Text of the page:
One thing that's been bothering me about the contraception mandate controversy is simply that most of those objecting to this attack on Catholic "religious freedom" or "conscience protection"–however the issue it styled–are men, and most of them celibate. Cardinal Francis George of Chicago pointedly stated that "people of faith cannot be made second class citizens because of their religious beliefs." Does that mean it's OK to be made a second-class citizen on the basis of gender or your employer? There is a conflict of consciences here: We are talking about hundreds of thousands of women who work at Catholic social service agencies, colleges and universities, and hospitals.
Cardinal Daniel DiNardo of Galveston-Houston argued in a USCCB statement on the mandate: “Pregnancy is not a disease, and fertility is not a pathological condition to be suppressed by any means technically possible." True enough as far as it goes, but most women I know–both married and single–want to become pregnant after some planning, and an unexpected pregnancy is a serious matter, especially in our rationed health care society. Pregnancy is not a disease, but it is a difficult, costly, and sometimes perilous medical event. Whether he meant it this way or not, DiNardo sounds callous to the health care needs (and worries) of women in their reproductive years.
The fact is, church teaching addresses women's bodies and their health care in profoundly intimate and different ways than it does the bodies of men. (One wonders how the conversation would be different if we were talking about prostate exams or erectile dysfunction.) It does not help the bishops' credibility that women have had no deliberative voice in the creation of church teaching on birth control, and since none of the bishops are married, they are not in the position to consider more than intellectually the economic, emotional, and psychological dimensions of an unplanned pregnancy.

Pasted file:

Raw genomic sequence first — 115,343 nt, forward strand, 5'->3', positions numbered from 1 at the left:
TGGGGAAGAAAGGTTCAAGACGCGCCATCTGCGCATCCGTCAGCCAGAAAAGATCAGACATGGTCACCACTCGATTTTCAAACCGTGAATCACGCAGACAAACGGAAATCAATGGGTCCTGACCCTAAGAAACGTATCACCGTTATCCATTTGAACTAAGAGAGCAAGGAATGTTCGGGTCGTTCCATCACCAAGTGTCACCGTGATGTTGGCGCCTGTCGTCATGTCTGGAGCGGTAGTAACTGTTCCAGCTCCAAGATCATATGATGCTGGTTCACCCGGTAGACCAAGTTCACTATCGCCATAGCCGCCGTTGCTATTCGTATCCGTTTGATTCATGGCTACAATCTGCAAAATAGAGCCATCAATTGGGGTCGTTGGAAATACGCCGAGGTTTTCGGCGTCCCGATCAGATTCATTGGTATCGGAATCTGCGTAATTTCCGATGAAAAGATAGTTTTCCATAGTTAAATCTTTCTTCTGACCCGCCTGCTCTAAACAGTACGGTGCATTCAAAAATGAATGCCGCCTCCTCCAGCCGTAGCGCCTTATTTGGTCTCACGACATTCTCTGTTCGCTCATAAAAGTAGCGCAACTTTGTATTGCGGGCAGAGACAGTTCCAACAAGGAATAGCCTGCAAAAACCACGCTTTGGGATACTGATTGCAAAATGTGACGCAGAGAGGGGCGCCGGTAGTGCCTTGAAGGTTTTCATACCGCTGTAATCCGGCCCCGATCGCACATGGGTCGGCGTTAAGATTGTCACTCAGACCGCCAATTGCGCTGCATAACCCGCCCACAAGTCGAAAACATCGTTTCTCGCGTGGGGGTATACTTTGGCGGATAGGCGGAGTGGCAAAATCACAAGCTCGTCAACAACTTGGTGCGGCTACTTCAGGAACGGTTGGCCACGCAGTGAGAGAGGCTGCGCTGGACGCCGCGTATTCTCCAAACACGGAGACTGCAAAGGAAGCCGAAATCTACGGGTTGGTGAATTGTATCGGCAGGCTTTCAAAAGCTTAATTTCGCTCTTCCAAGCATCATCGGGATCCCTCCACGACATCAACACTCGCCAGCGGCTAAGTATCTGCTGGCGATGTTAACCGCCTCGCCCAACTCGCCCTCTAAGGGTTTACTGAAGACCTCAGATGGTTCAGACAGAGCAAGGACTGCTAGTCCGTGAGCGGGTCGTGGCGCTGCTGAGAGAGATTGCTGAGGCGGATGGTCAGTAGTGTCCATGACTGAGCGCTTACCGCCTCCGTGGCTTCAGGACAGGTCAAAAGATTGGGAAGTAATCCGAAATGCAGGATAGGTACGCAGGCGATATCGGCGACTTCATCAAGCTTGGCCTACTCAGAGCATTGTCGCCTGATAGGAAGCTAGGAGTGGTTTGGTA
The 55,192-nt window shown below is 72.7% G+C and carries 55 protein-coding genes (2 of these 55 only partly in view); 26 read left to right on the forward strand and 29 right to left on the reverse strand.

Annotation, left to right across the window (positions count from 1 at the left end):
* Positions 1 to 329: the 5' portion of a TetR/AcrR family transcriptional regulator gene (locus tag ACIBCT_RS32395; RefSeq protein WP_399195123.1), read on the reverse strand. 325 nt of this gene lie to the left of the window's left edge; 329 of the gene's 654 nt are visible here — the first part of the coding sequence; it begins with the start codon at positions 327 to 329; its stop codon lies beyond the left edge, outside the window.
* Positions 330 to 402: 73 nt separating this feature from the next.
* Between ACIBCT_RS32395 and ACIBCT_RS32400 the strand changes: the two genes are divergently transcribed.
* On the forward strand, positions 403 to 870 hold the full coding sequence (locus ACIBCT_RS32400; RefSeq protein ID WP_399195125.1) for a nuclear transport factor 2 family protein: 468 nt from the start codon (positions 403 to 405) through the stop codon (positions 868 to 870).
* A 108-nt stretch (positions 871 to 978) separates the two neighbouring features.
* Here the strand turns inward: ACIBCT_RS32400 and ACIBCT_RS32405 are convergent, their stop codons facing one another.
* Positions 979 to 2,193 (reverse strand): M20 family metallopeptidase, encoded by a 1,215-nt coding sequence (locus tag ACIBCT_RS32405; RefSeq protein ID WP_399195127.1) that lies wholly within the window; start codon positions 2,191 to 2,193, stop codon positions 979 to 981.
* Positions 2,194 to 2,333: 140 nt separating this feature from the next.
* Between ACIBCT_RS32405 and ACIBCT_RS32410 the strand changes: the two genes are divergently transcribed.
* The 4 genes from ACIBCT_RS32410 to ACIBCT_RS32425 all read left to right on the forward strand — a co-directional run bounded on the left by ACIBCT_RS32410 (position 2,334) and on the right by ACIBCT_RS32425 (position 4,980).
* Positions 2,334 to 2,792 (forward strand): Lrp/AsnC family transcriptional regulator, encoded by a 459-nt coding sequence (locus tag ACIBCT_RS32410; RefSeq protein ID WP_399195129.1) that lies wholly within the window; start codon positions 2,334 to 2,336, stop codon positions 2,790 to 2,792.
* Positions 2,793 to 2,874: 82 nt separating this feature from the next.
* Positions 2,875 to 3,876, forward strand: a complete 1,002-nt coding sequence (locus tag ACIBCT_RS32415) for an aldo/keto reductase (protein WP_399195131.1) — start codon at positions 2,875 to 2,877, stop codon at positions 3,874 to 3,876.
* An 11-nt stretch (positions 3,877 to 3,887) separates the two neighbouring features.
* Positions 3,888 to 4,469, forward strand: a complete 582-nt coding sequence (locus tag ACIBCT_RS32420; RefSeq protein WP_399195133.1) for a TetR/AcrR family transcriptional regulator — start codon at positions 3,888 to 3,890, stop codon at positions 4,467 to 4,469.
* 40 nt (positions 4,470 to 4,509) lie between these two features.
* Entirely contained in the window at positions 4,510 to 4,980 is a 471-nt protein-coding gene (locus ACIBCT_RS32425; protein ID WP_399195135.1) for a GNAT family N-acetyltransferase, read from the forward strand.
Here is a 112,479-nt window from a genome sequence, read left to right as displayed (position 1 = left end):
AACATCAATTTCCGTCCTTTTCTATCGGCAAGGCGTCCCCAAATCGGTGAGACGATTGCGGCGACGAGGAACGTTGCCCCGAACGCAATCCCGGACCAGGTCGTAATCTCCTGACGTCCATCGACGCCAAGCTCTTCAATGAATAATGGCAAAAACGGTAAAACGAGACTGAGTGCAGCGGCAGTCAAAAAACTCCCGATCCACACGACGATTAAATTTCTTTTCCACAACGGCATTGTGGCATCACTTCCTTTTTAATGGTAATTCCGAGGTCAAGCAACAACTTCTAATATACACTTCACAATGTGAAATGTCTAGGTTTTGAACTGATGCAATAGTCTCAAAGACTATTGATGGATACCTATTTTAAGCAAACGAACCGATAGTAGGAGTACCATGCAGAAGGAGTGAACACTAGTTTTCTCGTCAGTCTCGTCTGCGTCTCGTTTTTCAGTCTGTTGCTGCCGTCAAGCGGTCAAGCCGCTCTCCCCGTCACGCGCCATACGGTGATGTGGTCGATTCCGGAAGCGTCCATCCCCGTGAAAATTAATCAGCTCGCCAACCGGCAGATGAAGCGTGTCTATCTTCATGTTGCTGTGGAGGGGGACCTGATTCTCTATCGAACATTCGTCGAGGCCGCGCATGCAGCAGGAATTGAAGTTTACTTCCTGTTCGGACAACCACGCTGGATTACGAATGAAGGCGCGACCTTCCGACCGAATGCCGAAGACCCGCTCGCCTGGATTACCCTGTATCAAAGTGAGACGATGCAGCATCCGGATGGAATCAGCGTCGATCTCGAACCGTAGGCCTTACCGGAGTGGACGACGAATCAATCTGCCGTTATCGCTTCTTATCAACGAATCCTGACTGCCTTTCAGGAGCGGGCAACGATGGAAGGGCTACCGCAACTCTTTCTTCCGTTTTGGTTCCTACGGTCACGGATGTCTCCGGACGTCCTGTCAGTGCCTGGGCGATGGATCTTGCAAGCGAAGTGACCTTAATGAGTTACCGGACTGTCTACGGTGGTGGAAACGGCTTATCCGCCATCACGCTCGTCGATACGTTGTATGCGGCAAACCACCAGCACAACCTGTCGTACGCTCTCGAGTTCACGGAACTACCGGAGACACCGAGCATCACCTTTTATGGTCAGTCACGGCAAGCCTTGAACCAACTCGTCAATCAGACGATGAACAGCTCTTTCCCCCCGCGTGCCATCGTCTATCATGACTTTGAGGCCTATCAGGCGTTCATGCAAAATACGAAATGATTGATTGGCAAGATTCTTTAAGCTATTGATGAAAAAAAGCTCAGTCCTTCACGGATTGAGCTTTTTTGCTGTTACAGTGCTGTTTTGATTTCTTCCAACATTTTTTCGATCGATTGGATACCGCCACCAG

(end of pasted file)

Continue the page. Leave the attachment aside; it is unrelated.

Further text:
The fact remains that half of pregnancies in this country are unplanned, and half of those end in abortion. The emotional, psychological, economic, and moral costs of these pregnancies (and abortions) fall most heavily on the women affected, and I think it incumbent upon Christians to consider these women and their children–born and unborn–as we examine this moral issue.
While the bishops are right to keep the issue of the constitutional right to free exercise on the front burner–and it seems that the USCCB intends to push for a complete rollback of the mandate–I do not see how preventing a woman from using a legal medical means to decide when or if she becomes pregnant impinges on my right to excercise my faith. Indeed, my hope that greater access to birth control would reduce the number of abortions more than makes up for any concerns I have about the legal complexities surrounding the mandate's effect on Catholic employers.